Eating a Rat for Breakfast, Lunch and Dinner in 21st Century India
For Musahrs, a marginalised community in Jharkhand, hunger has always been a constant companion besides the lack of shelter and respect.
Jharkhand: Budhia’s eyes glowed with joy as she held her catch of the day, a big fat rat, close to herself. Dressed in a pink shimmery gown that she was gifted for performing at a wedding, the seven-year-old didn’t leave her catch for a moment while she continued to blow smoke and fire into the freshly dug ground.
She would not be sleeping hungry today.
For Musahrs, besides the lack of shelter and respect, hunger has always been a constant companion.
Budhia’s fragile frame and undernourished limbs could make anyone believe that she would not be more than three years old. Her best friend has been the long standing Mahua tree next to her home. If only the Mahua tree could give her some food, all of Budhia’s troubles would be solved.
Close to Garhwa, just about 200 kilometers from Ranchi, they have turned a small grass patch beside the primary government school into their home.
Musahr, a community living under the shadow of caste hierarchies have been denied not only food but also a proper roof over their head.
Around 10 families reside in the area with close to 100 members. A solid shelter has always been a distant dream for the Musahrs, the most discriminated caste in Jharkhand.
After finishing a meal of stale rice and salt, Hari got busy tying the loose ends of the plastic sheet holding their home together.
“It’s a great day if we get some rice and salt,” Hari said. However, most days, the families in the Musahr community just glug down some locally brewed liquor, popularly known as Mahua, to get over the dreary act of trying to catch rats. “But sometimes rats are very difficult to eat, once you catch them, even after it’s boiled, the skin is difficult to get rid of,” said Hari.
While most of them depend on the villagers for food, the discrimination makes it difficult for them to beg beyond a point.
“Only one among us has an Aadhaar card even though we have been staying here close to 16 years. It feels like we are invisible,” said Hari’s wife Manjari.
It's not just rat. Musahrs are also known for raising wild pigs and slaughtering them for occasions when needed.
Musahr as a community made to newspapers very recently only after one of their members, Meena Musahr, succumbed to hunger under a tree in Chatra district. With neighbours avoiding them owing to class barriers, Meena died begging for food.
However, the government had denied it was a case of hunger death and the government doctor who treated her had pinned the blame on Meena’s “jungle diet” for the reason of her death.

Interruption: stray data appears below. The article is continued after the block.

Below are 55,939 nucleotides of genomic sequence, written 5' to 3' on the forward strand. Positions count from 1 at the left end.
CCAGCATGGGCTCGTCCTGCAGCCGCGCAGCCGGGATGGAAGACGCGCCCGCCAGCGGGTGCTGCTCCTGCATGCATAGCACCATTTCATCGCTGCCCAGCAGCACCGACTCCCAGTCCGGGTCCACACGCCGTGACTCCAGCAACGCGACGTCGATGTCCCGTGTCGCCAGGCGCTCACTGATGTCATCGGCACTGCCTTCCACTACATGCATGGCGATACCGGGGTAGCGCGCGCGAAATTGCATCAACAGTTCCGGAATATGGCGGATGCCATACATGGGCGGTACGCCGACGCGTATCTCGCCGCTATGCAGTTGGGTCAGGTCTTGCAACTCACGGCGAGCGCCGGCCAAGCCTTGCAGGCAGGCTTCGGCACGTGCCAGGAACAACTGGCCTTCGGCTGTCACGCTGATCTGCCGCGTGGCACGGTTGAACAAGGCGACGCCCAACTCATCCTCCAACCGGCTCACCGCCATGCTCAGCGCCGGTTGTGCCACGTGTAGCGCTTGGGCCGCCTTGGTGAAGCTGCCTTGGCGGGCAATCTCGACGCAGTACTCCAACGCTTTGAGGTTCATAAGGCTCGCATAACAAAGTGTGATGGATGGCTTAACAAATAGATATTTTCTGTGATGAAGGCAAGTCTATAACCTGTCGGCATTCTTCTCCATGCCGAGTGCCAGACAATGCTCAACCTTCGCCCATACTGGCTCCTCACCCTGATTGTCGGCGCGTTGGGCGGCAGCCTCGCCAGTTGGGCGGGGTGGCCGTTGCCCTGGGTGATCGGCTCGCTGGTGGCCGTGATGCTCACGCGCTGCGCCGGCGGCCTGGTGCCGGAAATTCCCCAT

Musahr as a community in Jharkhand mostly thrives in Garhwa and Palamu. “Garhwa has about 10,000 Musahrs of which most of whom live in jungles to be able to collect honey from beehives or easily catch rats. Even Palamu has a large number of Musahrs along with parts of Latehar too,” said Birendra Chaudhury, a local CPIM leader and a member of the Right to Food Campaign.
Budhia was around six years old when she gave up using a blanket. The 4x4’ tattered piece of cloth could now only accommodate her younger brother and mother. She now sleeps with her four siblings, bared bodied and without a shelter.
Munna,4, ensures he washes all the utensils at home while his mother roams around the village begging for some rice and salt.
Whenever Budhia sees children eating a good meal of rice and dal at school, it bothers her. “Woh toh sarkari hai, humein bhi thoda dedo (that’s government food right, give us also some.)”
The only reason why the Musahrs often select lands beside government schools is to avail an easy access to drinking water, and leftovers from the government mid-day meals.
The Musahrs were originally rat catchers and are categorized as Dalits in the caste census. Their caste name too emanated from ‘Muh’, which meant rats. According to legends, when Lord Brahma gave a man a horse to ride, he dug holes in the belly of the horse to fix his feet as he rode. This offended the God and he cursed him to earn his food by digging holes, in turn, making him a rat-catcher. This seems to be the story behind the origins of the Musahr community.
On a good day, Hari manages to catch multiple rats and it's a 'feast' for the community.
Devi, who cleans the government-built toilets in a nearby village, said that often tries getting inside a local temple to eat the bhog, but she is usually stopped at the gate. Musahars, who belong to the Hindu scheduled caste, are not allowed to visit temples.
“We are not allowed to enter temples, or drink water from the local well. We are a complete outcaste. Then how do you think we can have a share in the ration system?” asked Budhia.
In Bihar, the community has been accorded the Maha Dalit status and are eligible to apply for government schemes and services. However, in Jharkhand, over one lakh Musahrs are still waiting to be recognized.
Rains pour fury on all the ten families that reside close to Garhwa, just about 200 kilometers from Ranchi.
In February last year, the Giridhi administration refused to take any steps for the housing arrangements of Musahrs living in Laturwa Tola of Nawadih village under the headquarters of Kaira block under Garhwa district. This was just after Block Development Officer, Asaf Ali, demolished the mud houses of Musahrs with bulldozers. Though the issue was raised by the local MLA Bhanu Pratap Shahi in the Assembly session, no action was taken.
While fighting for their rights, the Musahrs of Jharkhand are starving.
Images: Debayan Roy
(This story is the fourth and last part of a series by News18 on the starvation deaths in Jharkhand. The series will be compiled into a multimedia feature. Watch this space for more.)
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